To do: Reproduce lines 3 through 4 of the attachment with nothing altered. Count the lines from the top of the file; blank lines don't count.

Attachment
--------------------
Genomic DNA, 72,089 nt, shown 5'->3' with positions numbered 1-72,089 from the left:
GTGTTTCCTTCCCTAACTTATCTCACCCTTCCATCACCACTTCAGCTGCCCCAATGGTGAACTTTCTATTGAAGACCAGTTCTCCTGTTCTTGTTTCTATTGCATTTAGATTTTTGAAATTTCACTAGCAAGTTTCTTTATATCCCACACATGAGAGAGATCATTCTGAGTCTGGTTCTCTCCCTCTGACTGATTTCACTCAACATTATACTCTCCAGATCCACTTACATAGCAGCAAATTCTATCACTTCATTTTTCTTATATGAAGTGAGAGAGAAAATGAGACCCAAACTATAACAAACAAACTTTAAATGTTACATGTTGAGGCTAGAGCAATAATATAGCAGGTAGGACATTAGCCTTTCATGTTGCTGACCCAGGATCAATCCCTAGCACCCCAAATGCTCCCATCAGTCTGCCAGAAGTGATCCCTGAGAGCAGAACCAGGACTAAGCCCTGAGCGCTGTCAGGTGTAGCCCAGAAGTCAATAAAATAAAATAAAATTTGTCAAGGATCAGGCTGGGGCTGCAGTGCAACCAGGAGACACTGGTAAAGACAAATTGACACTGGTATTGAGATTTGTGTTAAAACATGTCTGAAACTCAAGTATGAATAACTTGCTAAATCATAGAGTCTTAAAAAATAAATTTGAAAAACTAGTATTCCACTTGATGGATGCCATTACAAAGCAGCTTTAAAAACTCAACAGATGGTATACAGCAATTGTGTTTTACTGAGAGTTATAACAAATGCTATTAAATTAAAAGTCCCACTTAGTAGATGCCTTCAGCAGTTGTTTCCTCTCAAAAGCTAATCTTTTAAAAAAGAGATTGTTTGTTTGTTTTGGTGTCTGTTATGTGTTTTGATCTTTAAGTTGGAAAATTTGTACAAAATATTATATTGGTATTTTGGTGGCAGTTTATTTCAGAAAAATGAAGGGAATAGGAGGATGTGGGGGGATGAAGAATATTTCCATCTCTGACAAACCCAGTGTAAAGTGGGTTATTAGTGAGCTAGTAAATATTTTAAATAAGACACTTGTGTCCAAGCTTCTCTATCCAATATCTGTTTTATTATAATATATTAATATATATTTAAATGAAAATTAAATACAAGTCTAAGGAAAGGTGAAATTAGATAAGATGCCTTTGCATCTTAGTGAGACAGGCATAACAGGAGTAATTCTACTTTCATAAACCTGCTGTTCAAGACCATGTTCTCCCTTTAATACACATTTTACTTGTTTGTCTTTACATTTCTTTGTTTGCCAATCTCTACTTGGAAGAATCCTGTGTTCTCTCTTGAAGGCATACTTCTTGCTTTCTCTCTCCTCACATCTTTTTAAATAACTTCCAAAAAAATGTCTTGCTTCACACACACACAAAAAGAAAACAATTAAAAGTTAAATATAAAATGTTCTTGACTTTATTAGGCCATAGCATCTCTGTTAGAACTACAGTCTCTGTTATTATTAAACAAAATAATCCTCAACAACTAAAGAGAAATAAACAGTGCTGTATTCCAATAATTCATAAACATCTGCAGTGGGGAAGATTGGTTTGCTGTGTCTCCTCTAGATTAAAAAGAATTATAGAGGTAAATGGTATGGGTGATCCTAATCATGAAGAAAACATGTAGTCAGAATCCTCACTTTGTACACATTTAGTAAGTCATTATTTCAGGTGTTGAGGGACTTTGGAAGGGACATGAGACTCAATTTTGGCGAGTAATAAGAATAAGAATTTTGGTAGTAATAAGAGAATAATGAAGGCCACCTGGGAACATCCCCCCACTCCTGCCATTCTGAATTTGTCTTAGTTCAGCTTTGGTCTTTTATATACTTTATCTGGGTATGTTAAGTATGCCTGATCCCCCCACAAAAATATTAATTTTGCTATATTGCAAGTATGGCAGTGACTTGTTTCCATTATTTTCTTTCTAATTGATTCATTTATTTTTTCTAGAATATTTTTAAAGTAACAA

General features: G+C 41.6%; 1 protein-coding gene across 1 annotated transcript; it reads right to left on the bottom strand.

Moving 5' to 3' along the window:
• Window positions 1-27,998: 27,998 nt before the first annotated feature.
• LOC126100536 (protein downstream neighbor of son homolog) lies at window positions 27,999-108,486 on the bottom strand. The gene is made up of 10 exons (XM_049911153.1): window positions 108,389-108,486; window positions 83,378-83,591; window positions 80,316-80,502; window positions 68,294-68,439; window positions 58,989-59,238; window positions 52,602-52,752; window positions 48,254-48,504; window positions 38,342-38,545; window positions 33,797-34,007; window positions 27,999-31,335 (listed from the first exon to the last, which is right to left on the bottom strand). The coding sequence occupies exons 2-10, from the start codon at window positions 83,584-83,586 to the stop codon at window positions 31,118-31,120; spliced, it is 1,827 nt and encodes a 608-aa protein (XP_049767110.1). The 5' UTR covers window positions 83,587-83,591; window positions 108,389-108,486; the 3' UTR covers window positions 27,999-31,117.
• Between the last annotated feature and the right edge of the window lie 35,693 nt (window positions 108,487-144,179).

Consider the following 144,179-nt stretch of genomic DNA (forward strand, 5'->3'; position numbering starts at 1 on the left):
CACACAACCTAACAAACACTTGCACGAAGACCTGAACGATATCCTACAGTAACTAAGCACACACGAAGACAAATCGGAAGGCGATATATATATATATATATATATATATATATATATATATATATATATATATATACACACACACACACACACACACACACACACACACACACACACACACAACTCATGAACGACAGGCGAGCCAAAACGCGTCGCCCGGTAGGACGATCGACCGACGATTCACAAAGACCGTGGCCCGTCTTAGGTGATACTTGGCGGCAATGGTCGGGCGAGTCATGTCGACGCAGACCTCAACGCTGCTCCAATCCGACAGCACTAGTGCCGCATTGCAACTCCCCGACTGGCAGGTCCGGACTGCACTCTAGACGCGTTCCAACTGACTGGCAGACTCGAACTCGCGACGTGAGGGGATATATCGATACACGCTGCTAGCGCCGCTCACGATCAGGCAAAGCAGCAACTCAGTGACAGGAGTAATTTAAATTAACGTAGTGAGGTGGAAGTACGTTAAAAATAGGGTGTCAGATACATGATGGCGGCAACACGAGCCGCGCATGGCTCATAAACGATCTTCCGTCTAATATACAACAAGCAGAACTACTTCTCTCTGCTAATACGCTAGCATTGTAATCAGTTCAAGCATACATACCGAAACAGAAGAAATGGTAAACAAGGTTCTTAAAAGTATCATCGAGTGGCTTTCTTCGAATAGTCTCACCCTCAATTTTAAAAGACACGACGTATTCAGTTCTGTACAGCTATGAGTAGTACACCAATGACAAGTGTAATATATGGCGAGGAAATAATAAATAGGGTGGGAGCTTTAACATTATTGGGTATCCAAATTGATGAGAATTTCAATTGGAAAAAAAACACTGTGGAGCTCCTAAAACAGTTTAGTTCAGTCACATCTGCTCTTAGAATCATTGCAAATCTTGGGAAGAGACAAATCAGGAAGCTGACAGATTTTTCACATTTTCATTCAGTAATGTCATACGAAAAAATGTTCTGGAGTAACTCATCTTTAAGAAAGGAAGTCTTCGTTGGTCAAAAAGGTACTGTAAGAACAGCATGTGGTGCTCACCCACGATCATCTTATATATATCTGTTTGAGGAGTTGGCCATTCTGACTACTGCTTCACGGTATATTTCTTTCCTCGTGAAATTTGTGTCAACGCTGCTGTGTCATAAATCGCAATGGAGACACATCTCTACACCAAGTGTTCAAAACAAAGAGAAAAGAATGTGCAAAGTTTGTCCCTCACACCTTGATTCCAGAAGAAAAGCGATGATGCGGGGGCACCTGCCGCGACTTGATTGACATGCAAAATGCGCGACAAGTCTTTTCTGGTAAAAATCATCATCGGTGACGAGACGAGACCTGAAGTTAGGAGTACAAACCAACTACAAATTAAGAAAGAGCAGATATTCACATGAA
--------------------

General features: G+C 41.6%; 1 protein-coding gene across 1 annotated transcript; it reads right to left on the bottom strand.

Moving 5' to 3' along the window: